Sioned Williams MS - Plaid Cymru spokesperson for Social Justice and Equalities
Transgender Day of Remembrance is an annual observance that honours the memory of the transgender people whose lives were lost in acts of anti-transgender violence. Today I stand with my trans siblings in Wales and across the world who are abused, slandered and persecuted merely for the so-called ‘crime’ of being themselves.
I support both women’s rights and trans rights and want to be clear that, not only is there is no contradiction between them, but that it is impossible to fully support one without the other. Trans women experience sexism and misogyny, and transphobia is in fact rooted in sexism, misogyny and homophobia. There is no women’s liberation without the liberation of all women – and this 100% includes trans women.
Transgender women are women, transgender men are men and non-binary people are valid.
Plaid Cymru continues to fight for equality for trans people. Having secured recurrent funding for a Wales Gender Identity Clinic, we’re calling on provision to be improved and for timely access to its services and support to be ensured.
We support the reform of the Gender Recognition Act to introduce a streamlined, demedicalised process based on self-declaration and in line with international best practice. We also call for the devolution of powers necessary to introduce this change and will uphold trans people’s right to continue to access services and facilities in accordance with their gender identity. We also support efforts for full recognition and protection from discrimination for asexual and non-binary people under the law.
Plaid Cymru successfully pressed on the Welsh Government to ensure that relationships and experiences of the LGBT+ community – including the trans, nonbinary, and asexual communities are included in the statutory element of Relationships and Sex Education of the new curriculum, in all school settings, and that teacher training is available.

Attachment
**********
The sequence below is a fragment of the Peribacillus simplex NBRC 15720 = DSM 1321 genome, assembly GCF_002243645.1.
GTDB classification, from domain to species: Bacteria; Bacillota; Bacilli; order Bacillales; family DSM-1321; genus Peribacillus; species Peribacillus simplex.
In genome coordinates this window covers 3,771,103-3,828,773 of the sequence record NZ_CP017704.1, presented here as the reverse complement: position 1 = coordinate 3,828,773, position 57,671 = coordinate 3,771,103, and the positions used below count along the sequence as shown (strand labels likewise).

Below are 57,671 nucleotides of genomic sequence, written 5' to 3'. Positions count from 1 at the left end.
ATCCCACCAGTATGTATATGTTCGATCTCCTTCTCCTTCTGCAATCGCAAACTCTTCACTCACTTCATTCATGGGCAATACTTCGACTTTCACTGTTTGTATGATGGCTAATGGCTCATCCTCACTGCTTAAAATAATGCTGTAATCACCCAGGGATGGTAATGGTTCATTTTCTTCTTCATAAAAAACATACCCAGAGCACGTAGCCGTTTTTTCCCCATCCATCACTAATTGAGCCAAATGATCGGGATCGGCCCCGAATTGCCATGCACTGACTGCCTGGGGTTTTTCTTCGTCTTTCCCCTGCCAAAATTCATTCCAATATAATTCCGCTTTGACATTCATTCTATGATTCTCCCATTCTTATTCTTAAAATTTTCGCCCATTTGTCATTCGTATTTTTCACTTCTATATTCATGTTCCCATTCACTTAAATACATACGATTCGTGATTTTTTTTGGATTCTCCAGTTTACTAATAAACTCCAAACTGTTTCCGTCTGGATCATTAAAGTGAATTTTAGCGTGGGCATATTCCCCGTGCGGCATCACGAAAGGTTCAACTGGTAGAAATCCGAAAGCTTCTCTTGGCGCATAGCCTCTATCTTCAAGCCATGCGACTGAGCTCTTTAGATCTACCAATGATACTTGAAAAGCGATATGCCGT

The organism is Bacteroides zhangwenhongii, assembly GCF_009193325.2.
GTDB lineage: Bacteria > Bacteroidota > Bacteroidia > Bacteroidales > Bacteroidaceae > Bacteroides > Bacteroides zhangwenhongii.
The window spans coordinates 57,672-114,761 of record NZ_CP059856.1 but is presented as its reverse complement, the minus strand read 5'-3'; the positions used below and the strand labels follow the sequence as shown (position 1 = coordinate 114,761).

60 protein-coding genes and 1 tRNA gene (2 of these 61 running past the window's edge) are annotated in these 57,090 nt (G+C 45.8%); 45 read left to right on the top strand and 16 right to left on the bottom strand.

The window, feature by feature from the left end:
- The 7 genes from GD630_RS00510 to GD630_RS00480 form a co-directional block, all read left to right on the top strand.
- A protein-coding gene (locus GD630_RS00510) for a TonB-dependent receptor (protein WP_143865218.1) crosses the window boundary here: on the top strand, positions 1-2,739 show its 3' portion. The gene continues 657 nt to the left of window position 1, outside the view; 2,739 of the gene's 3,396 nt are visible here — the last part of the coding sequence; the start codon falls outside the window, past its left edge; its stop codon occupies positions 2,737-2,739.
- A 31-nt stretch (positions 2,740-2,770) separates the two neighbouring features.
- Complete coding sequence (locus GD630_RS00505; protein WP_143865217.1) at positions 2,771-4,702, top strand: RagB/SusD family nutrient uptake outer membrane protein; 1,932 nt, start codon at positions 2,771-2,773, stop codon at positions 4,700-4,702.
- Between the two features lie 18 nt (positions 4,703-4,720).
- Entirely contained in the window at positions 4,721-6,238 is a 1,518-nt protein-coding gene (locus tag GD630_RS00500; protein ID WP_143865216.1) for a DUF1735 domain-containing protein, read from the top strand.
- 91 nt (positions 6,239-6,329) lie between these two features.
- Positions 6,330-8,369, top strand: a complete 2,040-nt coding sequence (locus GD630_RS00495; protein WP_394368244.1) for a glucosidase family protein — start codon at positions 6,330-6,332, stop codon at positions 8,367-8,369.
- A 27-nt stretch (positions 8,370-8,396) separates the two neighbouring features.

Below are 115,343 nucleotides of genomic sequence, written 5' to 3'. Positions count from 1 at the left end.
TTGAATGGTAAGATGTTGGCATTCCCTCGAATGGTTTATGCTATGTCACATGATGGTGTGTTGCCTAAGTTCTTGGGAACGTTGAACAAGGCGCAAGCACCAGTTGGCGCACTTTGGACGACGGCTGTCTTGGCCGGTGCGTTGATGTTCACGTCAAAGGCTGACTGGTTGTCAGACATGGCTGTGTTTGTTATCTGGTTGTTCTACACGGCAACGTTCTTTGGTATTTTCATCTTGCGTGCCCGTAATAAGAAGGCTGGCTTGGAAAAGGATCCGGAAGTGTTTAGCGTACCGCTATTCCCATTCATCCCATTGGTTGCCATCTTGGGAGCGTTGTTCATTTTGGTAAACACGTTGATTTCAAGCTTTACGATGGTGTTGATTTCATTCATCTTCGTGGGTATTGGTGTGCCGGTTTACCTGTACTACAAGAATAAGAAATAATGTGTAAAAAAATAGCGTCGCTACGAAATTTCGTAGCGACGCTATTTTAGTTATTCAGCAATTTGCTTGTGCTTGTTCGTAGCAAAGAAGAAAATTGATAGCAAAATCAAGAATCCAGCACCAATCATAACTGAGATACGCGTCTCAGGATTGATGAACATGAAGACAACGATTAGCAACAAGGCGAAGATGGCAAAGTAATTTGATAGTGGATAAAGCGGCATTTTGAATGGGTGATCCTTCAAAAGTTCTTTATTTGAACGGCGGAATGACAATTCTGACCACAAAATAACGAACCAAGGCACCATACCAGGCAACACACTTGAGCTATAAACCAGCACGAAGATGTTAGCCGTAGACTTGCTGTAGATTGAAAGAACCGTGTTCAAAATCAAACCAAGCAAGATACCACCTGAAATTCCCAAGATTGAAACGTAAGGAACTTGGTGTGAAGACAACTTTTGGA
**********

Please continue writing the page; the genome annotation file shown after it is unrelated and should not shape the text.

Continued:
We support the promotion of LGBT+ inclusion throughout society, including in all workplaces. We also call on LGBT+ participation to be promoted in sport, as part of broader efforts towards healthier lifestyles, and work with clubs and organisations to be trans-inclusive, and reduce homophobic, and sexist behaviour.
Transphobia is hugely damaging in itself; it’s even more so when considering the ways in which it interacts with and exacerbates other prejudices and inequalities, such as racism and class inequalities. For example, a quarter of homeless young people in Wales identify as LGBTQ+. That’s why an intersectional and economically-radical approach to social justice is needed; one that doesn’t shy away from tackling transphobia and other prejudices, while at the same time getting to grips with the economic structures that significantly exacerbate these inequalities. In other words, looking at visibility and representation – while important – will not in itself lead to the liberation of marginal communities: structural change is also needed.